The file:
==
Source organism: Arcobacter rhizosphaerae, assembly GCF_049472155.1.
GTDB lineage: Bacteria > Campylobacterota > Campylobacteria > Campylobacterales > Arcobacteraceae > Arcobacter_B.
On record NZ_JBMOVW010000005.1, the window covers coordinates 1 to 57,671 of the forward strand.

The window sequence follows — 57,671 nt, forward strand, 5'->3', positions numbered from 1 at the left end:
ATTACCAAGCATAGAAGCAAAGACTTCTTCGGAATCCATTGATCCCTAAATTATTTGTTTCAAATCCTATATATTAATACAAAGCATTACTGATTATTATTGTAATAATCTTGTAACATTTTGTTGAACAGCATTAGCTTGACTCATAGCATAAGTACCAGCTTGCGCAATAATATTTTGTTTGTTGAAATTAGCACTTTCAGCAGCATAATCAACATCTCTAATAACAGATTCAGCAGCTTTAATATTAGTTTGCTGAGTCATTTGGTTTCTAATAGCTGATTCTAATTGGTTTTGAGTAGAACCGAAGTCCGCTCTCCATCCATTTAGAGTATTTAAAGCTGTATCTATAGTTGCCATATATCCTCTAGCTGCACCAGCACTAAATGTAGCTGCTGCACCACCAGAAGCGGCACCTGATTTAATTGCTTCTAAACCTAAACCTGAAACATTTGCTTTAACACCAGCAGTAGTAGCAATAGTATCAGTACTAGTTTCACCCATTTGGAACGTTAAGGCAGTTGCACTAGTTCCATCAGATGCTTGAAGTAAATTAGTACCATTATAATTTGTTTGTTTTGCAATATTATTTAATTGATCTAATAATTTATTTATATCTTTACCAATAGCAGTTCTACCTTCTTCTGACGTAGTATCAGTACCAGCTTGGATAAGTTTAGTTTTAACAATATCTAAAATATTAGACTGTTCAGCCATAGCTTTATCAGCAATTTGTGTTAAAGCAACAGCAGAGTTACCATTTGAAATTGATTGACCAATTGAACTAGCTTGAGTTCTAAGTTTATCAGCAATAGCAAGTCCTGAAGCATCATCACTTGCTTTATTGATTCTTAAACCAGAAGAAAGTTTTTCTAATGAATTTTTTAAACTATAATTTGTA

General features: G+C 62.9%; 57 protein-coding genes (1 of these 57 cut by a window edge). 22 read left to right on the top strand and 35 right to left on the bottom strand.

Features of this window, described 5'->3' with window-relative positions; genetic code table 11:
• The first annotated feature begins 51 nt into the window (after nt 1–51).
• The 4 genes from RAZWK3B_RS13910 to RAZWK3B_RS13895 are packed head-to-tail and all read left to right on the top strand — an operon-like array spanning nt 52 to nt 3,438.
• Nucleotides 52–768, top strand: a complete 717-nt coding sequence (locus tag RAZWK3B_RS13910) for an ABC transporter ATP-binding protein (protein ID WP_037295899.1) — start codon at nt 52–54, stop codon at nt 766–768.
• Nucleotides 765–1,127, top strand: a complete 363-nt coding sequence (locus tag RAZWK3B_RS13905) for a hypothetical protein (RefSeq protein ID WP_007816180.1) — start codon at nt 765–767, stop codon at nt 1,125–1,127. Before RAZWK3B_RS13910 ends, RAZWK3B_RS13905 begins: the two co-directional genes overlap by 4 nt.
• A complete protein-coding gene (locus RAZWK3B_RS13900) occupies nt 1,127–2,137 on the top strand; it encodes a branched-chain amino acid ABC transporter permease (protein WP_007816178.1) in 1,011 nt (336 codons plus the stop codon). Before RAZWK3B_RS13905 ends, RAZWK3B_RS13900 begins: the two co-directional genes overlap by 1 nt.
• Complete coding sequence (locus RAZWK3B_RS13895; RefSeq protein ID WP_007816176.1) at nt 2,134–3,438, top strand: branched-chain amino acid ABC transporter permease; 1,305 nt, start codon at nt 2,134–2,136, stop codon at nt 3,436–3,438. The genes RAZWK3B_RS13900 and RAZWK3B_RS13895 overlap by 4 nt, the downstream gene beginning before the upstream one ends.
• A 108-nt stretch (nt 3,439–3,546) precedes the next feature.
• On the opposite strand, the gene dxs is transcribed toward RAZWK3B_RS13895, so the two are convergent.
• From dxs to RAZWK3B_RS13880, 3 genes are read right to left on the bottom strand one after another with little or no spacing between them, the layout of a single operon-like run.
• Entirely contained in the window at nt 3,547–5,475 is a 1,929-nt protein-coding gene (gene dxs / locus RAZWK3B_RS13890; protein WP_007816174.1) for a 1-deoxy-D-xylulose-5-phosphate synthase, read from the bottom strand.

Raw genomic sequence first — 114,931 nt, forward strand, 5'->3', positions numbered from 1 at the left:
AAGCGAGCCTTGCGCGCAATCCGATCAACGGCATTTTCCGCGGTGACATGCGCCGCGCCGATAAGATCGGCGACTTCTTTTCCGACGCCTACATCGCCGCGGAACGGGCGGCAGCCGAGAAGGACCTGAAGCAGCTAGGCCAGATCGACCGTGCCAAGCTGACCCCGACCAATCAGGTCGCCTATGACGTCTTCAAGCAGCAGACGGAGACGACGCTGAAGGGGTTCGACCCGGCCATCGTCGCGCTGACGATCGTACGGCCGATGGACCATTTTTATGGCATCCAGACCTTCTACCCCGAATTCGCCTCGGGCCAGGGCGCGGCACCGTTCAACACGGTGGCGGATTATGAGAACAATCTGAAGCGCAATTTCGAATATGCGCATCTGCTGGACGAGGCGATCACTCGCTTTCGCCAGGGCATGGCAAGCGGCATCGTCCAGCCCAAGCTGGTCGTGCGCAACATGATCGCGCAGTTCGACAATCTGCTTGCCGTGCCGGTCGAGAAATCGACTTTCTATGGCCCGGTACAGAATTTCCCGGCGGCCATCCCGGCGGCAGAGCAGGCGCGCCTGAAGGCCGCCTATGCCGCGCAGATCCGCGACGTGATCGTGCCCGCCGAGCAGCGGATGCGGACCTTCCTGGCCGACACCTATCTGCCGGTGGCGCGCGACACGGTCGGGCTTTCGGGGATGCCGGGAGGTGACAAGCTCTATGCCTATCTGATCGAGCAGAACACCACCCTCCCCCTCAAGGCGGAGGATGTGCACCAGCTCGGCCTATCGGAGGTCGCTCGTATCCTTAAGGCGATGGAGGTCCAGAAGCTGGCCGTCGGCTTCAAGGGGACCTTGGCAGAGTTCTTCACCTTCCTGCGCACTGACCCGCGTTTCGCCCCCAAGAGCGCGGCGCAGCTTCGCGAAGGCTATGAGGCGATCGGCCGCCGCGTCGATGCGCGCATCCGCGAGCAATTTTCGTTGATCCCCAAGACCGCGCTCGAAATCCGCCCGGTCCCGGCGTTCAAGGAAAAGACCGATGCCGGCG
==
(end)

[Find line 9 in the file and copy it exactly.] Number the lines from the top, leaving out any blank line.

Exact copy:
• The 4 genes from RAZWK3B_RS13910 to RAZWK3B_RS13895 are packed head-to-tail and all read left to right on the top strand — an operon-like array spanning nt 52 to nt 3,438.